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The Polarizing Effect of Bin Laden's Death

Updated on May 26, 2011

Osama Bin Laden, up until his death at the beginning of this month, was the leader of Al Qaida and Public Enemy Number One. Now, almost ten years after the September 11th attacks orchestrated by this man, his reign was brought to an end by an elite team of Navy SEALs. However, not everyone in the U.S. was rejoicing over the death of this evil man, and not just those who think it's morally wrong to hate your enemies and delight in their misfortunes. Had Bin Laden been killed in 2002, would we still be this divided a nation?

Perhaps the war on terror has jaded us as a nation to the point where many of us no longer care if he's gone. After all, Al Qaida still exists and is in the process of choosing a new leader. Also, there's the fact that our government had received tips about the 9/11 attacks and did nothing to prevent them from happening, plus the fact that it took so long to hunt down and kill Bin Laden for various reasons. This is not necessarily a statement that people don't trust government or have lost confidence in its direction or level of competence, but there are skeptics. Skepticism is probably at an all-time high these days, as some people don't actually believe Bin Laden is dead due to President Obama's refusal to release the graphic images of his body and the identities of Seal Team VI being kept secret. Under President Bush, the people got to watch Saddam Hussein's public execution on television. Far be it from me to say whose decisions were right or whose were wrong, but the American public seems to have become more divided in what it wants from the president and in accepting the outcome of his actions. People want proof, but even when they get it they aren't convinced anymore; they believe whatever they want to believe.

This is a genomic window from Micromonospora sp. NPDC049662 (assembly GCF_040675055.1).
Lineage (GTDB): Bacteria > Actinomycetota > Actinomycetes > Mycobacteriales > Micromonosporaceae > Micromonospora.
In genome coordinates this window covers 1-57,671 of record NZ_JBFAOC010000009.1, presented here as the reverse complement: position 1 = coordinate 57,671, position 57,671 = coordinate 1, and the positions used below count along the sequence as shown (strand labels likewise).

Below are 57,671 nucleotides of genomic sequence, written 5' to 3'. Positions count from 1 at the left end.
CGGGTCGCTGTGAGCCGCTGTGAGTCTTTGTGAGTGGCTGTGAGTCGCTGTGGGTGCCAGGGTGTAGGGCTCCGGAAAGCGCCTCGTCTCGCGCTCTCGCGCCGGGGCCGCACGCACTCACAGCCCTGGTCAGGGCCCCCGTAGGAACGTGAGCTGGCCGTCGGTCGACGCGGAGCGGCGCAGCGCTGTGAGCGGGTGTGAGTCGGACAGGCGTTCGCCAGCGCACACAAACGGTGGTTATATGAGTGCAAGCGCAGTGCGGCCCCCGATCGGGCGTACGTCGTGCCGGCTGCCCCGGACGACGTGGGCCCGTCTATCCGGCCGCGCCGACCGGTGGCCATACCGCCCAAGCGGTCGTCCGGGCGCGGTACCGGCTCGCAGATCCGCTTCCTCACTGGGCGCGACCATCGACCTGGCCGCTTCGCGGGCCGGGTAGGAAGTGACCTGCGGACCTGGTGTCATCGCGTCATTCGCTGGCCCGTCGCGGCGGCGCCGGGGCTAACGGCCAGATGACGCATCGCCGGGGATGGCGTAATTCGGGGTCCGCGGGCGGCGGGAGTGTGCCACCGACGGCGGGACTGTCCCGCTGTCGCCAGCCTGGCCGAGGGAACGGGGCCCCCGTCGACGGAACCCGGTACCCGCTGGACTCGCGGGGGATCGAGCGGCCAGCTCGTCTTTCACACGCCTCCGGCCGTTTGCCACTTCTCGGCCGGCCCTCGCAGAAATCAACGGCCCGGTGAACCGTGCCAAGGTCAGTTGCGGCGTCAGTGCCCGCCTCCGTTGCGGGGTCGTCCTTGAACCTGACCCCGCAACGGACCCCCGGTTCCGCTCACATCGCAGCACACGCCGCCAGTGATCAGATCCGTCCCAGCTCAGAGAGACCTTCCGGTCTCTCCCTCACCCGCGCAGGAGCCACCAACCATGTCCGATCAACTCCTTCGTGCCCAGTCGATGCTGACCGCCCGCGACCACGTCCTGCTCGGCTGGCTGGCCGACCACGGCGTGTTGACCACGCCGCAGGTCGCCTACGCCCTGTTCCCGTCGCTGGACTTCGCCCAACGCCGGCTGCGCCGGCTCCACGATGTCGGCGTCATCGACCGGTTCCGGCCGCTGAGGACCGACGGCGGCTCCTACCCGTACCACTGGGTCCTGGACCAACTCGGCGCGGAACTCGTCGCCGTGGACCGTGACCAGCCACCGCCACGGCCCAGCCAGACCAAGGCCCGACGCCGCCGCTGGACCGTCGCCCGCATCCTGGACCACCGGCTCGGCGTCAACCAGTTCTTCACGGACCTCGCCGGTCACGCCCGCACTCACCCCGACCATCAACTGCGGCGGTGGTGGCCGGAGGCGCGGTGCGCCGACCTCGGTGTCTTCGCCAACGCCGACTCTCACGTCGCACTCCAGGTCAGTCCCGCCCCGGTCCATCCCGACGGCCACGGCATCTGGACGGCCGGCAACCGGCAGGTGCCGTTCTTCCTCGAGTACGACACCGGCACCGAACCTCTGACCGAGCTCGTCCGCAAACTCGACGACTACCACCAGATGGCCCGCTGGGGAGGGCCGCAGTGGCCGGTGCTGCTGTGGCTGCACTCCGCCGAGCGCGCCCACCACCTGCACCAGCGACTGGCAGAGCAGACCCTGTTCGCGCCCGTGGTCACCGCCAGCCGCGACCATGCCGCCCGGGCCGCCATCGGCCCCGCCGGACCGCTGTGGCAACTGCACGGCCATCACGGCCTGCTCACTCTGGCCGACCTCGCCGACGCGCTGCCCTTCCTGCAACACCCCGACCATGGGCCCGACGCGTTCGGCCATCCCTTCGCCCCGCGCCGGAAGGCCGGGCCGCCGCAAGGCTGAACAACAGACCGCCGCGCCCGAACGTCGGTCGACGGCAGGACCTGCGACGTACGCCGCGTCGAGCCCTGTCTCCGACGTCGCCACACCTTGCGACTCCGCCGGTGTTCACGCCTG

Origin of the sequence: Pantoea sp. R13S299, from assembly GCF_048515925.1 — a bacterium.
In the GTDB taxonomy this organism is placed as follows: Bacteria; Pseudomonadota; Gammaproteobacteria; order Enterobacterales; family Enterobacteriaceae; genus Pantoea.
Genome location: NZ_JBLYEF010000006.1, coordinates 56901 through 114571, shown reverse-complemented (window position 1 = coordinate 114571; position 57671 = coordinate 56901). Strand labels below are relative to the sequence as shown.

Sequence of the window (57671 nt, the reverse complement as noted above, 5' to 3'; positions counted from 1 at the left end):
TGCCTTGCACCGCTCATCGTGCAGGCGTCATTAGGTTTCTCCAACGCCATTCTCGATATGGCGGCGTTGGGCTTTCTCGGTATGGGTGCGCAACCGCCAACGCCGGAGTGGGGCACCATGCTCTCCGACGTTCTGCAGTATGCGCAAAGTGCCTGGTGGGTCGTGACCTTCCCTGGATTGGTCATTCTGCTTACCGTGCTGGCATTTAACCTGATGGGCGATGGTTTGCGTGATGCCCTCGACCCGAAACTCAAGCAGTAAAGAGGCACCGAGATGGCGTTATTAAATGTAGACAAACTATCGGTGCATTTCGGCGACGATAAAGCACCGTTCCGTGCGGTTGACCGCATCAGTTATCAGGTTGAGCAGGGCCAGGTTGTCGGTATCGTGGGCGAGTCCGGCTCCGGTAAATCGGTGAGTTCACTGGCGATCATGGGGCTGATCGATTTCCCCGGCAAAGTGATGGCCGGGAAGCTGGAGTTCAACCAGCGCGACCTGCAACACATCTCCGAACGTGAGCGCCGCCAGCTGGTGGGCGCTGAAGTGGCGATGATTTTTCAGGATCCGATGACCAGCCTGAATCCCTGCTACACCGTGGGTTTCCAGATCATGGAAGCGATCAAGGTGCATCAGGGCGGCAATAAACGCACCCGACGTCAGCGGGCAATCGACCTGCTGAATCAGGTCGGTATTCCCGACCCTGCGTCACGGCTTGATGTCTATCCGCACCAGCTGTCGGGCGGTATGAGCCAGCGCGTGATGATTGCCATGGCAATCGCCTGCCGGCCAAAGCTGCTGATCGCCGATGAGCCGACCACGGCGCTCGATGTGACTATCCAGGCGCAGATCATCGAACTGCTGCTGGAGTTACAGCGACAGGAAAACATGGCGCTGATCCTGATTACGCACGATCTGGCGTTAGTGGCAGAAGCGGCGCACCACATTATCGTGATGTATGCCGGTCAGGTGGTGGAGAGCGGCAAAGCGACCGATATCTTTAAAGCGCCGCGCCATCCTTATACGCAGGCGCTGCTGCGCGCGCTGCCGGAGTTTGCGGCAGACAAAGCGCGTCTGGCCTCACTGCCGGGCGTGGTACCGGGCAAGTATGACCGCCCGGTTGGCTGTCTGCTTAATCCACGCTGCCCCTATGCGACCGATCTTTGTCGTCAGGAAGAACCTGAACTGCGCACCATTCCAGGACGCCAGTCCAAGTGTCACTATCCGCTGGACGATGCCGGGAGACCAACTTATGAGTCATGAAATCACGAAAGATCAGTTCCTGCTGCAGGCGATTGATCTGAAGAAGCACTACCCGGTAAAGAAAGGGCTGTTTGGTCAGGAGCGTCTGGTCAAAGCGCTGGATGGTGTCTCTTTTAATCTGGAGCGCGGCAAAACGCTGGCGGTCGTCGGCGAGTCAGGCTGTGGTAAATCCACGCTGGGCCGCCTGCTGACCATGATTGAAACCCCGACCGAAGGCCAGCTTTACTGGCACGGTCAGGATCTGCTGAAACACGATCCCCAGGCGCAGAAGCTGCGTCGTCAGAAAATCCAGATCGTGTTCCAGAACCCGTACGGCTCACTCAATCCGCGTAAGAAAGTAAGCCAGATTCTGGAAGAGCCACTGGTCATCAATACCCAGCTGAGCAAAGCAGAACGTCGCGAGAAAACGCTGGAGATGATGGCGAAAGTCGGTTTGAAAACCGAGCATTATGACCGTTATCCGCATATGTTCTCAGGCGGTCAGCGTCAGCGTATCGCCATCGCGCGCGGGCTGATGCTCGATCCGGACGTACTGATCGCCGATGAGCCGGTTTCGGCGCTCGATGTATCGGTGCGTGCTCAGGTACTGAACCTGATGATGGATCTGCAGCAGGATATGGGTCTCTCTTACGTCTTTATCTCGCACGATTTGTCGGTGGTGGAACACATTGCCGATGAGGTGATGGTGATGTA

I would like to relate an incident that, while smaller in scale and scope, reflects some of this division in public opinion. Years ago when former Connecticut Governor John Rowland announced he was resigning from office, nearly everyone in my high school was jumping for joy. People had gathered outside the Governors Mansion and were shouting obscenities at him. In short, he had made several unpopular decisions while in office, but it was the acceptance of what were considered gifts that had put people over the edge. I'm young enough that I didn't know about everything he'd done over the years that people didn't like, but I did know that this public outcry was taking an emotional toll on his family. For that reason, I could not get excited like everyone else. Also, in my mind, politicians were mostly all the same - people keep voting for them, and they continue to do whatever they want. Even if we vote in a new one, it wouldn't be long before he or she would make an unpopular decision (currently, I'm not too thrilled about the possible shut-down of our state library). It's the same everywhere, and there seems to be no escaping it.

Bin Laden's family had disavowed him, so it can't be for that reason that some people aren't happy at his comeuppance. Many take the political stance that the new leader will be just as dangerous and Al Qaida will take their revenge on us with their ten-year-anniversary attack. Ten years is a long time. There may be no statute of limitations for murder, but the schadenfreude of returning fire seems to have an expiration date that passed years ago in the minds of many.


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